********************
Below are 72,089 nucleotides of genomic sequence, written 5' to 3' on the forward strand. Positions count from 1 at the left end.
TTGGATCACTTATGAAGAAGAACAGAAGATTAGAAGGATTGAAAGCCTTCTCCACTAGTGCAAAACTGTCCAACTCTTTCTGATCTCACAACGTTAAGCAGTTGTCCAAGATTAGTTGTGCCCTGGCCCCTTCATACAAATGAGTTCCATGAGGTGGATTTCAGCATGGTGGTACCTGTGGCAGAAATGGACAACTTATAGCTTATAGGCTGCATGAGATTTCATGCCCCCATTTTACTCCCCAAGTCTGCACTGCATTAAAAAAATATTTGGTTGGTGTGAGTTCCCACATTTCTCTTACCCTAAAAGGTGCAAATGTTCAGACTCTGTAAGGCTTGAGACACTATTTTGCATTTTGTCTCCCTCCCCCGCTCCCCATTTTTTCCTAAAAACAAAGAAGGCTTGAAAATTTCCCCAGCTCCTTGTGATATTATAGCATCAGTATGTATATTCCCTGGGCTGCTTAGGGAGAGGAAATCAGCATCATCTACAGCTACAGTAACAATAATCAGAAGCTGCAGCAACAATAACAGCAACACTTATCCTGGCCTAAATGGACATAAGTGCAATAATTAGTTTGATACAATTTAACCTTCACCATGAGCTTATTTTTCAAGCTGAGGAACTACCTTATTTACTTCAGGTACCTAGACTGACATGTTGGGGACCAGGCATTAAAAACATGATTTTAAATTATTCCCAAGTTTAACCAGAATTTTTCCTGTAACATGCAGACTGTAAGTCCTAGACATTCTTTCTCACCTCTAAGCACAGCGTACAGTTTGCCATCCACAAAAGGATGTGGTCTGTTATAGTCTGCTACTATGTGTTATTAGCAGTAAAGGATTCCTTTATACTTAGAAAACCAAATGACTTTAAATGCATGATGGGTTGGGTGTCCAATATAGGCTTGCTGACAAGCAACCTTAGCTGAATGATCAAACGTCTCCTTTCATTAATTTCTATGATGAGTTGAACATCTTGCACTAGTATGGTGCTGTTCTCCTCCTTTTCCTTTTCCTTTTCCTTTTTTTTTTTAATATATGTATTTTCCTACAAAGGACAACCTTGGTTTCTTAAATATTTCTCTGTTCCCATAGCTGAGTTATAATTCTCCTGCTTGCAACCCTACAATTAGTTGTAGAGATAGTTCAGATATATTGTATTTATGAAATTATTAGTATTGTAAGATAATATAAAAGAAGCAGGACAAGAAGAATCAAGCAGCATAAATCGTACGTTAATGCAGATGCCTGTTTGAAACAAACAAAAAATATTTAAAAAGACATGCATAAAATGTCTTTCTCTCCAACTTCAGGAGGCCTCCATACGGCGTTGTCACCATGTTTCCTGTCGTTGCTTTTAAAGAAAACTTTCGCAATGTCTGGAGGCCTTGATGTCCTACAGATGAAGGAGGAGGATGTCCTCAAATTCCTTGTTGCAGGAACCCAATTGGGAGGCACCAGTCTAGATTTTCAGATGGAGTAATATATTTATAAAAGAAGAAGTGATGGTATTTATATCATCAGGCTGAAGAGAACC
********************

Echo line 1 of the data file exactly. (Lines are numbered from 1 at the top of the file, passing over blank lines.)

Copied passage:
Below are 72,089 nucleotides of genomic sequence, written 5' to 3' on the forward strand. Positions count from 1 at the left end.